Microstructural modifications reduce physical connectivity through demyelination, neuroaxonal, and astroglial damage in patients with multiple sclerosis, leading to decreased cognition, according to a study published in NeuroImage: Clinical.
Researchers analyzed the relationship between neural connectivity through graph theory metrics as well as microstructural damage through magnetic resonance markers, and how these changes impact functional cognition. Patients with relapsing remitting or secondary progressive multiple sclerosis (n=102) and healthy volunteers (n=25) were evaluated for global disability, attention, memory, and processing speed. Magnetic resonance imagery (MRI) evaluated the frontopatietal network through radial diffusivity, for demyelination, and ratios of myo-inositol, nacetylaspartate and glutamate + glutamine with creatine, for astrogliosis, neuroaxonal integrity, and glutamatergic neurotoxicity.
The patients whose cognitive scores indicated impaired function (25%) had secondary progressive multiple sclerosis and lower global disability scores. Sixty-nine percent of patients with multiple sclerosis had abnormal global efficiency, 50% had abnormal local efficiency, and 61% had abnormal assortativity of the network. There was a statistically significant decrease in global efficiency (P=.002) and local efficiency (P<.001) and an increase of assortativity (P<.01) in patients with multiple sclerosis when compared with the healthy volunteers. The multiple logistic regression analysis indicated that the odds ratio of abnormal global efficiency was 0.95 (95% CI, 0.91-0.99, P=.011) times higher when the ration of N-acetylaspartate + N-acetylaspartylglutamate/creatine + phosphocreatine was increased by 0.01, and abnormal local efficiency was 1.39 (95% CI, 1.14-1.71, P=.001) times higher when radial diffusivity was increased by 0.01. Abnormal global efficiency had a mean cognitive score of −0.95 and abnormal local efficiency had a mean cognitive score of −0.70, both of which were lower than the mean scores the normal global or local efficiency (P=.01 and P=.048, respectively).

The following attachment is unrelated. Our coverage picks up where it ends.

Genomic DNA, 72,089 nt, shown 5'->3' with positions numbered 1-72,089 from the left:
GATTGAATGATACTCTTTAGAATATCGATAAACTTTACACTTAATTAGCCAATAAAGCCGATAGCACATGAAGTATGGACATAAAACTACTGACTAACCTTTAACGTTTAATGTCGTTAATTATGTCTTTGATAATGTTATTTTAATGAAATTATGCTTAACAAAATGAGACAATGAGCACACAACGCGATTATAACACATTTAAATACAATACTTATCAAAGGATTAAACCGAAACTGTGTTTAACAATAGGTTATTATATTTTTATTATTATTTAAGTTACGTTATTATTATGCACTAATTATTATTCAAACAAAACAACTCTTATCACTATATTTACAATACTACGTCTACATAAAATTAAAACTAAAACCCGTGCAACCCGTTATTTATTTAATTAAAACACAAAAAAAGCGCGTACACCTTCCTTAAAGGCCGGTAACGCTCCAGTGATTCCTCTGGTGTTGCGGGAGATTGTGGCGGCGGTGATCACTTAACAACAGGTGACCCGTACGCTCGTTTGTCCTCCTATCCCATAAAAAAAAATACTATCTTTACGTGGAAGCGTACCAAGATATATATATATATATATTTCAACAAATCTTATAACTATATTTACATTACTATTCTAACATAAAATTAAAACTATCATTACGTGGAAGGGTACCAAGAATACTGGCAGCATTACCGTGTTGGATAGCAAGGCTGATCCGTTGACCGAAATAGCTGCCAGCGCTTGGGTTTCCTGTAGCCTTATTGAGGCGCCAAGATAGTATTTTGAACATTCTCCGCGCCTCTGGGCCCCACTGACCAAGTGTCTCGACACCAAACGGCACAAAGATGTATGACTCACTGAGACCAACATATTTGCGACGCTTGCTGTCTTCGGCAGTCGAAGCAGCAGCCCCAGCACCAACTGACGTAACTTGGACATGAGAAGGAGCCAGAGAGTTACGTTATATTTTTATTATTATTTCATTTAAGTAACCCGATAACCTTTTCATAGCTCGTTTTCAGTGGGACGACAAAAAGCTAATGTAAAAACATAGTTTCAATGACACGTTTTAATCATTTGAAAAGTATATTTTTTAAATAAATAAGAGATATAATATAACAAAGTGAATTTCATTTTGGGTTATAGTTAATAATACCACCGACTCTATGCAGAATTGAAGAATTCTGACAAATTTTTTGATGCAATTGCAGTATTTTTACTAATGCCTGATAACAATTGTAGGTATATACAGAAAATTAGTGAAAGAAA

Future studies need to analyze the dynamics of the structural connectivity network and how the microstructural changes effect functional impairment.
Researchers conclude that lower structural network efficiency, whether global or local, negatively impacts functional cognition. This outcome might be due to regional disorganization caused by demyelination or network collapse due to neuroaxonal damage.
This study was supported by Proyecto de Investigacion en Salud. Please refer to reference for a complete list of authors’ disclosures.
Solana E, Martinez-Heras E, Martinez-Lapiscina EH, et al. Magnetic resonance markers of tissue damage related to connectivity disruption in multiple sclerosis. Neuroimage Clin. 2018; 20: 161-168.